Metro de Santiago, the subway system in Chile’s largest and capital city, is primarily known for three things:
First, it’s enorme. Composed of five lines, 108 underground and aboveground stations and 64 miles of track, the Santiago Metro is the second largest metro system in Latin America after the Mexico City Metro, which itself is the second largest metro system in North America behind the New York City Subway. And it keeps on growing.
Second, a majority of the Santiago Metro’s rolling stock is rubber-tired, making for a smoother, faster and quieter ride than steel-wheeled stock — none of that screechy, jerky New York City Subway unpleasantness.
And third, with an average daily ridership of 2.4 million people, “harrowing” and “packed-in-like-sardines” are phrases often used to describe braving the otherwise pleasant, safe, clean and amenity-filled Santiago Metro during rush hour.
Now, the Santiago Metro also can boast it’s among the most environmentally friendly in the world with news that 60 percent of the sprawling system’s power will, come 2018, be supplied by solar and wind energy.
The remaining 40 percent of power will come from Chilean electricity distributor Chilectra. Currently, the leading sources of electricity in Chile are gas, coal and hydropower, although the rapidly growing solar industry is going gangbusters in South America’s sixth most populous country. In fact, solar power production has grown so large so fast, Chile gives it away for free.
SunPower, the San Jose, California-based company due to commence construction on a 100-megawatt (MW) solar facility dedicated to powering the Santiago Metro later this year, claims in a news release the metro will be the “first public transportation system in the world to mostly run on solar energy.”
Construction on the new subway-powering solar plant — the El Pelícano Solar Project — is expected to wrap up in 2017.
As for the wind energy, that will be sourced from an in-development 185 megawatt San Juan wind farm in Chile’s Atacama Desert.
The $500 million deal involved the signing of two separate 15-year agreements — one with SunPower, an affiliate of French oil behemoth Total, and the other with Latin American Power, the Brazilian renewable energy company that owns the wind farm.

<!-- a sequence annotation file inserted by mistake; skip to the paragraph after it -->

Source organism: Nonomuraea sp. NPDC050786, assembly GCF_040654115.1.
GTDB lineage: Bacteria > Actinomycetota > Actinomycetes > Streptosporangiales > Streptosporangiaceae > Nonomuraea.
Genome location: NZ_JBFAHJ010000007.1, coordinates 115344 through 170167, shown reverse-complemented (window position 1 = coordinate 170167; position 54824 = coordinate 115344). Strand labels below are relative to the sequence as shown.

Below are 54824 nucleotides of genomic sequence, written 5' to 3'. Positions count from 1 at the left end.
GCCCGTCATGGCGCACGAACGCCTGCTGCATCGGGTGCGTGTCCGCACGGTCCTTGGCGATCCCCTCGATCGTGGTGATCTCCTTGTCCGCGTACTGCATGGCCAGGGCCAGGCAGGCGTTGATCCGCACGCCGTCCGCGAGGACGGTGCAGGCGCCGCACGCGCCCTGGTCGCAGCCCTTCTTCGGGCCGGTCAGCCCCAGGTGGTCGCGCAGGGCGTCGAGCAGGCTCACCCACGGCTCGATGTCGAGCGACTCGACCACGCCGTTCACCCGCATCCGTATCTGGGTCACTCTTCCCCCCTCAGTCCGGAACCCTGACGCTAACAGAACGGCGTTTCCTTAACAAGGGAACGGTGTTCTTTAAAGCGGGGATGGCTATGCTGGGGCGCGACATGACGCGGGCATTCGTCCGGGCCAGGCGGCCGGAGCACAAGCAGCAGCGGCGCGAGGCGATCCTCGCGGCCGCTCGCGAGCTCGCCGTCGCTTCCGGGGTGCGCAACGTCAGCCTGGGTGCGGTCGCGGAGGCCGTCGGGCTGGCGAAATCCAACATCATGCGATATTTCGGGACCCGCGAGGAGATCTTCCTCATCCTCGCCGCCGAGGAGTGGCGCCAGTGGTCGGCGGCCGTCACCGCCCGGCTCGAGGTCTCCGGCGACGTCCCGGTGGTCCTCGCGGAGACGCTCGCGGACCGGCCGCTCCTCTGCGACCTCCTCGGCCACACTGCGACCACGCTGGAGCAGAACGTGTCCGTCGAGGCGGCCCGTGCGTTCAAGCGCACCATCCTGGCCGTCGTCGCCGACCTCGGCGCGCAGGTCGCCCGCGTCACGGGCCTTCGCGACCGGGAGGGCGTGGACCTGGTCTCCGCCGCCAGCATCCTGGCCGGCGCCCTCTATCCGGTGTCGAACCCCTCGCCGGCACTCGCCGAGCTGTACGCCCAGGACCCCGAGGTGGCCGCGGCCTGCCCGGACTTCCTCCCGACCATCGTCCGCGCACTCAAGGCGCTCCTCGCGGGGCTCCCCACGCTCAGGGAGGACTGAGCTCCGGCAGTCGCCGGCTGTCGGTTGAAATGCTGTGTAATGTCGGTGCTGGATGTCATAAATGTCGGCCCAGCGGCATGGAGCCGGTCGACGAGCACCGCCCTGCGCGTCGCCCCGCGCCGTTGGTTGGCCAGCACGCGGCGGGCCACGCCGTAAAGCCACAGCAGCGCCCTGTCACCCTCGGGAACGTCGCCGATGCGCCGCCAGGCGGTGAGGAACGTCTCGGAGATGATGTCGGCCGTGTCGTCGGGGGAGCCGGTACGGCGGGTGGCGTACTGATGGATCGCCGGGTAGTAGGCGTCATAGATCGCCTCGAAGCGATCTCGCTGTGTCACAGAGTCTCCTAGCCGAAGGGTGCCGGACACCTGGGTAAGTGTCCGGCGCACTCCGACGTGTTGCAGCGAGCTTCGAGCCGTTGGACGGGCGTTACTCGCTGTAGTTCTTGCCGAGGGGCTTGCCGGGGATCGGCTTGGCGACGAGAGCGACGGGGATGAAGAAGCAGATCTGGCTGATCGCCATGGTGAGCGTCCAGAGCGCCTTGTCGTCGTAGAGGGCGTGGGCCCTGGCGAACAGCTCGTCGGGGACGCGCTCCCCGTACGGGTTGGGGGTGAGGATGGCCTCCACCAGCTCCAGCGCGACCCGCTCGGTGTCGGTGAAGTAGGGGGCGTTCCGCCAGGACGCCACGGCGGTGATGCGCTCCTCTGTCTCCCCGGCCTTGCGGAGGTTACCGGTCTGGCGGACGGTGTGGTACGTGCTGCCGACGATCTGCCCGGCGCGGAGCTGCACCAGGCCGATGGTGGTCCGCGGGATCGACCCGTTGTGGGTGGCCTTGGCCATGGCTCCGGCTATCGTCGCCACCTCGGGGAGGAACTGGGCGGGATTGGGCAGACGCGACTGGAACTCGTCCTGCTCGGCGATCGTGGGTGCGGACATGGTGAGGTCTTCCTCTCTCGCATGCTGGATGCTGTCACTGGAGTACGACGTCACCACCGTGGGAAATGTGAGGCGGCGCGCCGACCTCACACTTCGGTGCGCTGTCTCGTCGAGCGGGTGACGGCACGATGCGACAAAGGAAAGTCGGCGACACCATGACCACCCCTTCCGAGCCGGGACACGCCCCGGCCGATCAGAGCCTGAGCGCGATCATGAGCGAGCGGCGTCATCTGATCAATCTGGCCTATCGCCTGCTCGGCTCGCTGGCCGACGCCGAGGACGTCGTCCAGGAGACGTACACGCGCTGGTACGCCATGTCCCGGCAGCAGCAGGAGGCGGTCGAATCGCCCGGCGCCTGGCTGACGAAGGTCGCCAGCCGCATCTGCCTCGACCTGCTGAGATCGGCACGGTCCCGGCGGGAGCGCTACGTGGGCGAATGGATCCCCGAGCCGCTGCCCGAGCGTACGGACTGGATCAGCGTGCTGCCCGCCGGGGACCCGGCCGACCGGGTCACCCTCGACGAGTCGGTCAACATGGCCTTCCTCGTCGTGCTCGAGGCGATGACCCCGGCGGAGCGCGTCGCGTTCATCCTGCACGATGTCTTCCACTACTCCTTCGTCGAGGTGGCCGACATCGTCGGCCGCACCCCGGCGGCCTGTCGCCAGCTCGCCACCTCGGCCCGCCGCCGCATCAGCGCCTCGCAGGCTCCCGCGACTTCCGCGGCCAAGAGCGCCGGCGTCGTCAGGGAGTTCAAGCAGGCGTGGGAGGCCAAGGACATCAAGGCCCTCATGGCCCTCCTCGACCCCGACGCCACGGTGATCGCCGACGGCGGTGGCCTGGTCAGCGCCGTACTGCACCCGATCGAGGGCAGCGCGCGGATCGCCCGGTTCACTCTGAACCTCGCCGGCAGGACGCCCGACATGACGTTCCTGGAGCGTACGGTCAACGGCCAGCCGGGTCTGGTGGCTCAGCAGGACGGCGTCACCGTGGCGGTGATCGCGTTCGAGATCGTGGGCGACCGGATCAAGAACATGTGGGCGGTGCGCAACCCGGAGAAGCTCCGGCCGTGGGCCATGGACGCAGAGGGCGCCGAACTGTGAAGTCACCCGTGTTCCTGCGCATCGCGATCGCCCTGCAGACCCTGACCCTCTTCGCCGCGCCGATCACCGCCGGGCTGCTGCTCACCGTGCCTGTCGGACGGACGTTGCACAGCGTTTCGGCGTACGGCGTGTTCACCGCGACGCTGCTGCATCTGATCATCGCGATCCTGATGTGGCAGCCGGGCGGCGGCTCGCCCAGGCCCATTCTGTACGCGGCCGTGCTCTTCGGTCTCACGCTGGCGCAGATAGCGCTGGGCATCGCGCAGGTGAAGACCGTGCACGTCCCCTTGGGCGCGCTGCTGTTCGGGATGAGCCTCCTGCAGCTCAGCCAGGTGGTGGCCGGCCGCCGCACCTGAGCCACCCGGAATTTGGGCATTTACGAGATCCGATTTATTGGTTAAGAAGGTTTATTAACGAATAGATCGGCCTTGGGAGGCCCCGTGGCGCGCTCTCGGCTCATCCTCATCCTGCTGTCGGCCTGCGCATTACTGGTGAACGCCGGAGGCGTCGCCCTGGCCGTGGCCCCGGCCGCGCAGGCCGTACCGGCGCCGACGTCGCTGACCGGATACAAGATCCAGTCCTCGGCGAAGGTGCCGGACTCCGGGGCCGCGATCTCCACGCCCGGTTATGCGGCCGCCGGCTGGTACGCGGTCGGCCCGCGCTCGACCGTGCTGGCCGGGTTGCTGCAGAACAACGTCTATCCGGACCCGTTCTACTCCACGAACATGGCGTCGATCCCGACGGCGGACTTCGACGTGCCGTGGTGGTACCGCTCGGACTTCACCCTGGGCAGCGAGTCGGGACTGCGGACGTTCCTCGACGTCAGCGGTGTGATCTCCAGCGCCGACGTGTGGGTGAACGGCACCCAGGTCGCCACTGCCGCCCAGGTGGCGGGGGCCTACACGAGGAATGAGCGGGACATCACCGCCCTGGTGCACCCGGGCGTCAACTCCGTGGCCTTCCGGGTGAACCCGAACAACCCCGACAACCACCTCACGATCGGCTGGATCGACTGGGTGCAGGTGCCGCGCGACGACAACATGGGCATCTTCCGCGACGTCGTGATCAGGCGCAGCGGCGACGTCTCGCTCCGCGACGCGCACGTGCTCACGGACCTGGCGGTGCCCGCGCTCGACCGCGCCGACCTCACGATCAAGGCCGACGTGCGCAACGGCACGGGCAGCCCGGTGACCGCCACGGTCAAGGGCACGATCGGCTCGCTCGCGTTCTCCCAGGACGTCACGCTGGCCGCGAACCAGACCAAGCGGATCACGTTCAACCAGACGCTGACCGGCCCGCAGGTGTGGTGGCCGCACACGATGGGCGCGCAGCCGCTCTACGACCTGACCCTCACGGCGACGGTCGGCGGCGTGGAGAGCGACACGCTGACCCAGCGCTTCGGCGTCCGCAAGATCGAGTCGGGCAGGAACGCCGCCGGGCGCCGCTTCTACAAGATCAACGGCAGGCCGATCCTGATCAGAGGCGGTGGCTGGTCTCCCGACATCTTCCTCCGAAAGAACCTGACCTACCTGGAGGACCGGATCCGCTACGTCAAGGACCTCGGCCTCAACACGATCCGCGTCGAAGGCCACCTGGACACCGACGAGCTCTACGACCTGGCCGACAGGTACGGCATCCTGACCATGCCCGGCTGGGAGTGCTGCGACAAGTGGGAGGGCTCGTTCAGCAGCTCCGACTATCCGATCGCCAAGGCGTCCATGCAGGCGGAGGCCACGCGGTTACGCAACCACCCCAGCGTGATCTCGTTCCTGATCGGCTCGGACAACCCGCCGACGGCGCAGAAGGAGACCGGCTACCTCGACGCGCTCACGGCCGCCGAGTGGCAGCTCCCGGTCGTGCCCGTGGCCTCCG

“More than two and a half million passengers use the Metro daily," said Chilean President Michelle Bachelet at a recent press conference announcing the twin agreements. "[They] will not only be able to travel faster and safer; they will also be able to travel in a means of transport that cares for the planet, which reduces our carbon footprint and that makes possible a sustainable future for all.”
Combined, the annual amount of energy generated by the two facilities Santiago Metro will use is roughly equivalent to the amount of energy needed to power more than 104,000 homes. In total, the scheme is expected to curtail 130,000 tons of carbon dioxide emissions each year.
In 2007, Transantiago, the city’s public transportation system that includes the Santiago Metro along with nearly 400 bus lines, went through a sweeping overhaul in attempt to both modernize and expand the system and further encourage public transportation given that a significant amount of the city’s notoriously bad air pollution comes from vehicles. The reform of Transantiago was not without major hiccups, including bus shortages and overcrowding on the metro that still lasts today.
Located in a basin surrounded by the Andes Mountains, Santiago, much like Los Angeles, is impacted by thermal inversion, a meteorological phenomenon that essentially traps smog and holds it close to the city like a “giant cooking pot full of pollutants.”
The air quality in Santiago has reached such dangerous levels that officials were forced to ban outdoor cookouts — asados — during the World Cup. As anyone who has traveled to Chile could probably tell you, if there are two things that Chileans are crazy about, it’s barbecued meat and soccer.
Inset image: Sebastián Betancourt/flickr